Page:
These beauties are pale green with a kelly green leaf-shaped mark covering the abdomen.
As the name implies, these spiders make orb webs—the spiral-shaped webs everyone’s familiar with. Though they’re primarily nocturnal, I’ve regularly seen them hanging out in the middle of their webs during the daytime (often snacking on an insect). These sharp-looking spiders apparently like a tidy web; they rebuild their webs nightly, and the webs are always as attractive as their residents.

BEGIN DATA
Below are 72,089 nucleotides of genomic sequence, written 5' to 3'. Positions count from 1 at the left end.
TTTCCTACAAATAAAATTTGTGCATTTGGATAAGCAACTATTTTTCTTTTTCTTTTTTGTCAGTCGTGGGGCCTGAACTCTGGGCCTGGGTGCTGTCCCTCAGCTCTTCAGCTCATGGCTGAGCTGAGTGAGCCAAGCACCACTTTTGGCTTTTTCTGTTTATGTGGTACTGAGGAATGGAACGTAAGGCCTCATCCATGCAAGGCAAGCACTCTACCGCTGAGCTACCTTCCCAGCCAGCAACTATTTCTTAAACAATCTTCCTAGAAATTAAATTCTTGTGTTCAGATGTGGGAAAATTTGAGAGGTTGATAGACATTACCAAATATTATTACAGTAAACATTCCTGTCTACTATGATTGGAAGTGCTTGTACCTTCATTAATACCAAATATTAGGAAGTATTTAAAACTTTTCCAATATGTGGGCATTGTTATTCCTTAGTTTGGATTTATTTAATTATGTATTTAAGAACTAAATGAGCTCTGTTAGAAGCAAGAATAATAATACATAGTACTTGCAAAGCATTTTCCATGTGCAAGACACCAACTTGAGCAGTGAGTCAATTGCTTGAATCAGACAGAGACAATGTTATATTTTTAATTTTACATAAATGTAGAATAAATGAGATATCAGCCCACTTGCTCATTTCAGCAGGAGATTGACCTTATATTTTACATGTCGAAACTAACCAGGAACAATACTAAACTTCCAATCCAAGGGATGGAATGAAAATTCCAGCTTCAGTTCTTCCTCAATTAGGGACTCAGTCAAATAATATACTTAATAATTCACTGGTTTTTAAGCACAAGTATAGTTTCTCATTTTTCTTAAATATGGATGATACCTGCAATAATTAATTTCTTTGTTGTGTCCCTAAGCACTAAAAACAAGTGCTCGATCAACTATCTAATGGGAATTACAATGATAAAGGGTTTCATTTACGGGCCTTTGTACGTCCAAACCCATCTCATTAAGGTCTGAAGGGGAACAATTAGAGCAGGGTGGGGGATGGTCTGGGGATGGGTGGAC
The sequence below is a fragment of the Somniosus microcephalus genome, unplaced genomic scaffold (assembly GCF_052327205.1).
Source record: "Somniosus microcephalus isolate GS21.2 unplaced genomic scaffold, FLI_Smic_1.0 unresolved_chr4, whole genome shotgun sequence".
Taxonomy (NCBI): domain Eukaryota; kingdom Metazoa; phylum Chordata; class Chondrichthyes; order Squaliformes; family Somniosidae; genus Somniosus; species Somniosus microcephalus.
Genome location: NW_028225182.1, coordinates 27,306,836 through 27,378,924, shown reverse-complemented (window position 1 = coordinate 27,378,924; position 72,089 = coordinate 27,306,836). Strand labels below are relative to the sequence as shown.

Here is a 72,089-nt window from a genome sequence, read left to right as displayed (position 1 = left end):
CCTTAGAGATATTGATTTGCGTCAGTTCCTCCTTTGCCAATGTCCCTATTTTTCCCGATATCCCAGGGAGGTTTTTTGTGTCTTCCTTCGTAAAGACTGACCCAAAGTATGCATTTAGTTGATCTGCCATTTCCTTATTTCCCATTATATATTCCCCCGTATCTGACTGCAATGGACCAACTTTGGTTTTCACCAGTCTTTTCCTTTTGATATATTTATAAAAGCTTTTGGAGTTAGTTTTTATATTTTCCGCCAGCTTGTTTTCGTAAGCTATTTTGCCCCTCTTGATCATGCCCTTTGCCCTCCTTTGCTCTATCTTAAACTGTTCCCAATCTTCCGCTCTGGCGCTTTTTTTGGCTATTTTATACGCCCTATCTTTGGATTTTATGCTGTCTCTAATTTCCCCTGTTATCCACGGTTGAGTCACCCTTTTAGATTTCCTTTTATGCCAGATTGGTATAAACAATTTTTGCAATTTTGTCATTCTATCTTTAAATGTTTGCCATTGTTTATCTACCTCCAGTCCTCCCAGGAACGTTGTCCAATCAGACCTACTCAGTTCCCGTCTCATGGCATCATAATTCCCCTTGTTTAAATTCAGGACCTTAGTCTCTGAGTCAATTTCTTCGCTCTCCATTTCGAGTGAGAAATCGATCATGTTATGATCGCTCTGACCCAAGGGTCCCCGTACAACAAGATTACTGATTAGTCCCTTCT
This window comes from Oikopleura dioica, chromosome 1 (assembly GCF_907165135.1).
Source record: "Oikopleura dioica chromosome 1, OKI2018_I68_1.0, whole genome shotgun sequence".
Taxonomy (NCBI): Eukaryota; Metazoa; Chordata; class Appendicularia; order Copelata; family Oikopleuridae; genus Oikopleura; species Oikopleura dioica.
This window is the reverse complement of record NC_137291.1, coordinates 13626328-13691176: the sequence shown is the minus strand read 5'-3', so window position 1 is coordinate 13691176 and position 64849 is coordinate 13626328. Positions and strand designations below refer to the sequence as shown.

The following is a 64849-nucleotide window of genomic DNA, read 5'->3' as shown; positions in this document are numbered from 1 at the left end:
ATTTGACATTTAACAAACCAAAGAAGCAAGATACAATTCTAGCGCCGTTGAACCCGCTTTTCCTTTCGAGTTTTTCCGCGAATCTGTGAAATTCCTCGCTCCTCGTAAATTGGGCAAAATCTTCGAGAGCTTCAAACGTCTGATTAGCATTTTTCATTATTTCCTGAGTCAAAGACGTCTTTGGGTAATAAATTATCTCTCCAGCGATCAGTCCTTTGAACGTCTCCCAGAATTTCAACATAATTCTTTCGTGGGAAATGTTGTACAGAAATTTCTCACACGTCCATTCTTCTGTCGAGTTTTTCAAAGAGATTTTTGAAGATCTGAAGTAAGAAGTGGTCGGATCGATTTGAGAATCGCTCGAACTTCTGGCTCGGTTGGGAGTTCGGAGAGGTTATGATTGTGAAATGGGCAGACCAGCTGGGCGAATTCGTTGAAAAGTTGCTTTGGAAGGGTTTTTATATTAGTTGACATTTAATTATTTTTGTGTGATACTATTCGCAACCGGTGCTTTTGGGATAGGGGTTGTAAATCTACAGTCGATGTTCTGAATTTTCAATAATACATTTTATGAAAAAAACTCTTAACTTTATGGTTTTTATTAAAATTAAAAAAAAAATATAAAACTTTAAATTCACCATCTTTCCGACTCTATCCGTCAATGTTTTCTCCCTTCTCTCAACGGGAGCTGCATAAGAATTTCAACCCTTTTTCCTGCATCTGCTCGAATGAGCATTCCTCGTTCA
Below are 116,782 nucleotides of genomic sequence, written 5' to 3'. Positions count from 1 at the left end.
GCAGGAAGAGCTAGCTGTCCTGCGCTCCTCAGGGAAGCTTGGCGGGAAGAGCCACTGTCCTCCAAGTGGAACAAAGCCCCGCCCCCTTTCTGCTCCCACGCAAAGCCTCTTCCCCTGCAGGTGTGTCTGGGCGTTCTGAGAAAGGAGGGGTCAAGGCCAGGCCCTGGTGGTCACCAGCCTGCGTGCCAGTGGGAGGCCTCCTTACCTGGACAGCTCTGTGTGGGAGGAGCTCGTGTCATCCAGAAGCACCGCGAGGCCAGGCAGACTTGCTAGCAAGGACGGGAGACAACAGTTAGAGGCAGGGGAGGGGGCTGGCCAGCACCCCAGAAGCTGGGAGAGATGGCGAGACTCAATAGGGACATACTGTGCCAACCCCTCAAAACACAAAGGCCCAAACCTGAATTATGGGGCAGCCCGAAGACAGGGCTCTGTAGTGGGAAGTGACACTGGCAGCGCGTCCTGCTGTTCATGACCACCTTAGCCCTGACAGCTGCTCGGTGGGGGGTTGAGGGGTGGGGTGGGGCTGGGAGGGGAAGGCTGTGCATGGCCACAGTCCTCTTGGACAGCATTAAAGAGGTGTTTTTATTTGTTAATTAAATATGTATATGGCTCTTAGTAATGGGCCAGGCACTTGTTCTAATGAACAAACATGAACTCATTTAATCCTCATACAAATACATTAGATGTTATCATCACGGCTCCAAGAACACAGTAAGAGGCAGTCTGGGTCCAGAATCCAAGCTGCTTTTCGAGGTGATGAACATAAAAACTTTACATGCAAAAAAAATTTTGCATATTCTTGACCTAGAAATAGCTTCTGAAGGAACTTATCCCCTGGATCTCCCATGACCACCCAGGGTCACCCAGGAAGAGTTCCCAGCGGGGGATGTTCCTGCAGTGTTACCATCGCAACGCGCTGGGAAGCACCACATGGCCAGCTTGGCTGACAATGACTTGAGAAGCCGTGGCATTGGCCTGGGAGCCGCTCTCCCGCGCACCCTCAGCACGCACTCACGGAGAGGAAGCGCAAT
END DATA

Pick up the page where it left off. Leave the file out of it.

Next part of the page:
The green orb weaver’s main predator is the native potter wasp, which paralyses the spiders with a sting and stuffs them into its nest for its larvae to feed on. However, the green orb weaver appears to be better at hiding from potter wasps than the non-native Australian orb weaver (at least on our property). Earlier this summer, the potter wasps decided that the screw holes in the bottom of the dining room table were perfect nest holes—every one of the dozens of orb weavers they crammed into the table was an Australian orb weaver.
I enjoy finding these little green gems in the garden. They’re as beautiful as they are helpful.